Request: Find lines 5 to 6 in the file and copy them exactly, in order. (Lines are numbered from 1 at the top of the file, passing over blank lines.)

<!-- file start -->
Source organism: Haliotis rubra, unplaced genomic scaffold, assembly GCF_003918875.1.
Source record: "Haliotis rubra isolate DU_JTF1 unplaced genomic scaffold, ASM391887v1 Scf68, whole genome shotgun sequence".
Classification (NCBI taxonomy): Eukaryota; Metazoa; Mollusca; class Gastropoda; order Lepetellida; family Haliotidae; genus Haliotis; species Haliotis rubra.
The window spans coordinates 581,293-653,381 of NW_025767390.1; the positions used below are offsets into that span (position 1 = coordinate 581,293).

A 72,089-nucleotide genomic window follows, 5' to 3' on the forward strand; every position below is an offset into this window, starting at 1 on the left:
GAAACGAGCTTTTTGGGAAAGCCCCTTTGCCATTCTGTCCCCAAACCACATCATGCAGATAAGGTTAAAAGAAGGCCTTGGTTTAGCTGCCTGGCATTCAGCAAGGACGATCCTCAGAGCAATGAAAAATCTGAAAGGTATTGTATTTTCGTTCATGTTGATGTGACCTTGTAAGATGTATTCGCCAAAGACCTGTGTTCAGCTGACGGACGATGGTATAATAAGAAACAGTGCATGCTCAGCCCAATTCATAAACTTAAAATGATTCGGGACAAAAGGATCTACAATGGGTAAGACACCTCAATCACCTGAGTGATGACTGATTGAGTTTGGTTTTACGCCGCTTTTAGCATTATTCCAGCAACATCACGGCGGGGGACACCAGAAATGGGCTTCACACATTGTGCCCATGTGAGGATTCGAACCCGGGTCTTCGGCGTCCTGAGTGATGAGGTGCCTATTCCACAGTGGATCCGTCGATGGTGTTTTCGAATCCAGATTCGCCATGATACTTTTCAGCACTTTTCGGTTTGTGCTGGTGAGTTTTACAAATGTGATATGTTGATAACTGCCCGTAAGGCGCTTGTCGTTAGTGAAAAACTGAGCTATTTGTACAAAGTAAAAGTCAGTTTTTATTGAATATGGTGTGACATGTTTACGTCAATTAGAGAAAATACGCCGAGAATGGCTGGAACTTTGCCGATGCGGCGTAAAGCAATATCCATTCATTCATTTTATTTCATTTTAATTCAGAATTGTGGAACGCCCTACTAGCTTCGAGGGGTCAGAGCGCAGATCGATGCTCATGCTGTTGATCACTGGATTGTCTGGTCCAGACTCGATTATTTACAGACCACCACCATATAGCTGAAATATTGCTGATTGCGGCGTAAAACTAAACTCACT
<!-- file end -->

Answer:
A 72,089-nucleotide genomic window follows, 5' to 3' on the forward strand; every position below is an offset into this window, starting at 1 on the left:
GAAACGAGCTTTTTGGGAAAGCCCCTTTGCCATTCTGTCCCCAAACCACATCATGCAGATAAGGTTAAAAGAAGGCCTTGGTTTAGCTGCCTGGCATTCAGCAAGGACGATCCTCAGAGCAATGAAAAATCTGAAAGGTATTGTATTTTCGTTCATGTTGATGTGACCTTGTAAGATGTATTCGCCAAAGACCTGTGTTCAGCTGACGGACGATGGTATAATAAGAAACAGTGCATGCTCAGCCCAATTCATAAACTTAAAATGATTCGGGACAAAAGGATCTACAATGGGTAAGACACCTCAATCACCTGAGTGATGACTGATTGAGTTTGGTTTTACGCCGCTTTTAGCATTATTCCAGCAACATCACGGCGGGGGACACCAGAAATGGGCTTCACACATTGTGCCCATGTGAGGATTCGAACCCGGGTCTTCGGCGTCCTGAGTGATGAGGTGCCTATTCCACAGTGGATCCGTCGATGGTGTTTTCGAATCCAGATTCGCCATGATACTTTTCAGCACTTTTCGGTTTGTGCTGGTGAGTTTTACAAATGTGATATGTTGATAACTGCCCGTAAGGCGCTTGTCGTTAGTGAAAAACTGAGCTATTTGTACAAAGTAAAAGTCAGTTTTTATTGAATATGGTGTGACATGTTTACGTCAATTAGAGAAAATACGCCGAGAATGGCTGGAACTTTGCCGATGCGGCGTAAAGCAATATCCATTCATTCATTTTATTTCATTTTAATTCAGAATTGTGGAACGCCCTACTAGCTTCGAGGGGTCAGAGCGCAGATCGATGCTCATGCTGTTGATCACTGGATTGTCTGGTCCAGACTCGATTATTTACAGACCACCACCATATAGCTGAAATATTGCTGATTGCGGCGTAAAACTAAACTCACT